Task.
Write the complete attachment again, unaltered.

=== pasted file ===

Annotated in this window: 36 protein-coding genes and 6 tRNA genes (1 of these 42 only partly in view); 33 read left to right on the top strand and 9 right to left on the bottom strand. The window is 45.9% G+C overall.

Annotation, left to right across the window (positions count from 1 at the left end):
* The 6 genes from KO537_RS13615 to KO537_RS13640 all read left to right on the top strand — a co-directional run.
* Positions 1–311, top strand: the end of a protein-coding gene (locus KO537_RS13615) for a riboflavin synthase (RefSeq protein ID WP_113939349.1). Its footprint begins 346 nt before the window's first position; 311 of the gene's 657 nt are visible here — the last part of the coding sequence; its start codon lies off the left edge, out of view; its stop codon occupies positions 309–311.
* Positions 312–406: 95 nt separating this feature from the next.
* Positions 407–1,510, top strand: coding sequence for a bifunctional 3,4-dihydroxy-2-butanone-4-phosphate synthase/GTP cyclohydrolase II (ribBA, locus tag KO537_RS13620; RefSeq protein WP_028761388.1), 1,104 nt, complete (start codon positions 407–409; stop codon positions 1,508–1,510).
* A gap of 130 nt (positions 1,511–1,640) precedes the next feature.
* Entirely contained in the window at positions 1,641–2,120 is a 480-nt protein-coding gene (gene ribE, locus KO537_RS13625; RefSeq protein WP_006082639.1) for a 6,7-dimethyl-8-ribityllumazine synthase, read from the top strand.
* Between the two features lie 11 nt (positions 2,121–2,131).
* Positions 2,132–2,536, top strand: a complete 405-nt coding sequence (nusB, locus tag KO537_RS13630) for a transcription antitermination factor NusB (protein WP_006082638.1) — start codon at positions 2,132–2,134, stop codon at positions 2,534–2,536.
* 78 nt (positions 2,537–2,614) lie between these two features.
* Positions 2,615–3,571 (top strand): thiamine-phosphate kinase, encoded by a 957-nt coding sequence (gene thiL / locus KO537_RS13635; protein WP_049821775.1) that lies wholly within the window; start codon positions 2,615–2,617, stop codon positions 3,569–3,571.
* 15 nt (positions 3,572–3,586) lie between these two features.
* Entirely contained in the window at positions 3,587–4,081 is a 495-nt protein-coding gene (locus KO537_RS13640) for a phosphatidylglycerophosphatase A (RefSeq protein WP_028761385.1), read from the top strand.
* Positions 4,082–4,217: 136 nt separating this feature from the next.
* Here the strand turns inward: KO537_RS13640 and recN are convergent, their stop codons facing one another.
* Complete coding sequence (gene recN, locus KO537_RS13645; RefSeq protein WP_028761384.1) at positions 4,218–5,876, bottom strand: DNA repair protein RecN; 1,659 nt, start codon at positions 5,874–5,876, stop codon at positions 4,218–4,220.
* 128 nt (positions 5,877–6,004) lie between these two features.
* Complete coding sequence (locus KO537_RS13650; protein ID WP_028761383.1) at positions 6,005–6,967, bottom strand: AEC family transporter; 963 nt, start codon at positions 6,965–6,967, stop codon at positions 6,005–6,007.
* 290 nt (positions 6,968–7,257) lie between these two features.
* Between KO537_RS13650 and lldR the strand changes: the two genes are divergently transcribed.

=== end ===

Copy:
Annotated in this window: 36 protein-coding genes and 6 tRNA genes (1 of these 42 only partly in view); 33 read left to right on the top strand and 9 right to left on the bottom strand. The window is 45.9% G+C overall.

Annotation, left to right across the window (positions count from 1 at the left end):
* The 6 genes from KO537_RS13615 to KO537_RS13640 all read left to right on the top strand — a co-directional run.
* Positions 1–311, top strand: the end of a protein-coding gene (locus KO537_RS13615) for a riboflavin synthase (RefSeq protein ID WP_113939349.1). Its footprint begins 346 nt before the window's first position; 311 of the gene's 657 nt are visible here — the last part of the coding sequence; its start codon lies off the left edge, out of view; its stop codon occupies positions 309–311.
* Positions 312–406: 95 nt separating this feature from the next.
* Positions 407–1,510, top strand: coding sequence for a bifunctional 3,4-dihydroxy-2-butanone-4-phosphate synthase/GTP cyclohydrolase II (ribBA, locus tag KO537_RS13620; RefSeq protein WP_028761388.1), 1,104 nt, complete (start codon positions 407–409; stop codon positions 1,508–1,510).
* A gap of 130 nt (positions 1,511–1,640) precedes the next feature.
* Entirely contained in the window at positions 1,641–2,120 is a 480-nt protein-coding gene (gene ribE, locus KO537_RS13625; RefSeq protein WP_006082639.1) for a 6,7-dimethyl-8-ribityllumazine synthase, read from the top strand.
* Between the two features lie 11 nt (positions 2,121–2,131).
* Positions 2,132–2,536, top strand: a complete 405-nt coding sequence (nusB, locus tag KO537_RS13630) for a transcription antitermination factor NusB (protein WP_006082638.1) — start codon at positions 2,132–2,134, stop codon at positions 2,534–2,536.
* 78 nt (positions 2,537–2,614) lie between these two features.
* Positions 2,615–3,571 (top strand): thiamine-phosphate kinase, encoded by a 957-nt coding sequence (gene thiL / locus KO537_RS13635; protein WP_049821775.1) that lies wholly within the window; start codon positions 2,615–2,617, stop codon positions 3,569–3,571.
* 15 nt (positions 3,572–3,586) lie between these two features.
* Entirely contained in the window at positions 3,587–4,081 is a 495-nt protein-coding gene (locus KO537_RS13640) for a phosphatidylglycerophosphatase A (RefSeq protein WP_028761385.1), read from the top strand.
* Positions 4,082–4,217: 136 nt separating this feature from the next.
* Here the strand turns inward: KO537_RS13640 and recN are convergent, their stop codons facing one another.
* Complete coding sequence (gene recN, locus KO537_RS13645; RefSeq protein WP_028761384.1) at positions 4,218–5,876, bottom strand: DNA repair protein RecN; 1,659 nt, start codon at positions 5,874–5,876, stop codon at positions 4,218–4,220.
* 128 nt (positions 5,877–6,004) lie between these two features.
* Complete coding sequence (locus KO537_RS13650; protein ID WP_028761383.1) at positions 6,005–6,967, bottom strand: AEC family transporter; 963 nt, start codon at positions 6,965–6,967, stop codon at positions 6,005–6,007.
* 290 nt (positions 6,968–7,257) lie between these two features.
* Between KO537_RS13650 and lldR the strand changes: the two genes are divergently transcribed.